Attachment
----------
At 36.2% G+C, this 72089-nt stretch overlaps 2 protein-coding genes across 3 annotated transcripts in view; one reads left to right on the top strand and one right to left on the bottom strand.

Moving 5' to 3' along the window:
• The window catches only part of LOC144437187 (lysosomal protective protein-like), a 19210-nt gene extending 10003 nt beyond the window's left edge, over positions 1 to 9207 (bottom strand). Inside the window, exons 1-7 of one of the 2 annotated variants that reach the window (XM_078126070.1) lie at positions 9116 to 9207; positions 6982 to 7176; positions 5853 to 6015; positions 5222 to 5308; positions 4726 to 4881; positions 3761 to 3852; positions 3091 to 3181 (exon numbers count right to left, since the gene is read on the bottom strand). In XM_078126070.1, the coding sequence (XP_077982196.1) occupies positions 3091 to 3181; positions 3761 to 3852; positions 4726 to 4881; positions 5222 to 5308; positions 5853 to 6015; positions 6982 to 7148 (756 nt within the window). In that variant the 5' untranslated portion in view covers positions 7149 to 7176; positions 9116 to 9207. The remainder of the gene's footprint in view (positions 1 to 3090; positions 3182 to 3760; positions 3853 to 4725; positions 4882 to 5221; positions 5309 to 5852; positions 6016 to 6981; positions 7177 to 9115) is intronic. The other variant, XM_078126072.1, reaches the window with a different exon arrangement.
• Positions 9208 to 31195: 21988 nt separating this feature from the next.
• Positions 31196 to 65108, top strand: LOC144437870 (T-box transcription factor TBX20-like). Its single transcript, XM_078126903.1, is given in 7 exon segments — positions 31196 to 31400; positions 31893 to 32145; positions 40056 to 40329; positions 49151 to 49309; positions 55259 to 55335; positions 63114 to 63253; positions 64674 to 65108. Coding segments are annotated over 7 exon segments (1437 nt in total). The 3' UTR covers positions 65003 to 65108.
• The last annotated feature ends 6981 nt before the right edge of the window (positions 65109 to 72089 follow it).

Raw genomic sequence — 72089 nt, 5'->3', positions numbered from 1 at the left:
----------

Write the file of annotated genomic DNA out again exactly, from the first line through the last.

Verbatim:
At 36.2% G+C, this 72089-nt stretch overlaps 2 protein-coding genes across 3 annotated transcripts in view; one reads left to right on the top strand and one right to left on the bottom strand.

Moving 5' to 3' along the window:
• The window catches only part of LOC144437187 (lysosomal protective protein-like), a 19210-nt gene extending 10003 nt beyond the window's left edge, over positions 1 to 9207 (bottom strand). Inside the window, exons 1-7 of one of the 2 annotated variants that reach the window (XM_078126070.1) lie at positions 9116 to 9207; positions 6982 to 7176; positions 5853 to 6015; positions 5222 to 5308; positions 4726 to 4881; positions 3761 to 3852; positions 3091 to 3181 (exon numbers count right to left, since the gene is read on the bottom strand). In XM_078126070.1, the coding sequence (XP_077982196.1) occupies positions 3091 to 3181; positions 3761 to 3852; positions 4726 to 4881; positions 5222 to 5308; positions 5853 to 6015; positions 6982 to 7148 (756 nt within the window). In that variant the 5' untranslated portion in view covers positions 7149 to 7176; positions 9116 to 9207. The remainder of the gene's footprint in view (positions 1 to 3090; positions 3182 to 3760; positions 3853 to 4725; positions 4882 to 5221; positions 5309 to 5852; positions 6016 to 6981; positions 7177 to 9115) is intronic. The other variant, XM_078126072.1, reaches the window with a different exon arrangement.
• Positions 9208 to 31195: 21988 nt separating this feature from the next.
• Positions 31196 to 65108, top strand: LOC144437870 (T-box transcription factor TBX20-like). Its single transcript, XM_078126903.1, is given in 7 exon segments — positions 31196 to 31400; positions 31893 to 32145; positions 40056 to 40329; positions 49151 to 49309; positions 55259 to 55335; positions 63114 to 63253; positions 64674 to 65108. Coding segments are annotated over 7 exon segments (1437 nt in total). The 3' UTR covers positions 65003 to 65108.
• The last annotated feature ends 6981 nt before the right edge of the window (positions 65109 to 72089 follow it).

Raw genomic sequence — 72089 nt, 5'->3', positions numbered from 1 at the left: